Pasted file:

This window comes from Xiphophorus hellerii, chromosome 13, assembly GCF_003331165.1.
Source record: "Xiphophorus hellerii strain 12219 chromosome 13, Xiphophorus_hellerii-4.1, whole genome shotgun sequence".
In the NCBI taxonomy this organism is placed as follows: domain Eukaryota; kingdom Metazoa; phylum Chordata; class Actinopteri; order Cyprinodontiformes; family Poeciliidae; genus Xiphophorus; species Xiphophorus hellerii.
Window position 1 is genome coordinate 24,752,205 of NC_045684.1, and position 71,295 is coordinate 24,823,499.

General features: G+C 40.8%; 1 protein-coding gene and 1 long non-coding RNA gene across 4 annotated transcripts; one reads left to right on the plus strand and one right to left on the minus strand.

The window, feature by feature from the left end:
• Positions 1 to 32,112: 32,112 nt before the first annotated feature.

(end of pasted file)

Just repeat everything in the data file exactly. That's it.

This window comes from Xiphophorus hellerii, chromosome 13, assembly GCF_003331165.1.
Source record: "Xiphophorus hellerii strain 12219 chromosome 13, Xiphophorus_hellerii-4.1, whole genome shotgun sequence".
In the NCBI taxonomy this organism is placed as follows: domain Eukaryota; kingdom Metazoa; phylum Chordata; class Actinopteri; order Cyprinodontiformes; family Poeciliidae; genus Xiphophorus; species Xiphophorus hellerii.
Window position 1 is genome coordinate 24,752,205 of NC_045684.1, and position 71,295 is coordinate 24,823,499.

General features: G+C 40.8%; 1 protein-coding gene and 1 long non-coding RNA gene across 4 annotated transcripts; one reads left to right on the plus strand and one right to left on the minus strand.

The window, feature by feature from the left end:
• Positions 1 to 32,112: 32,112 nt before the first annotated feature.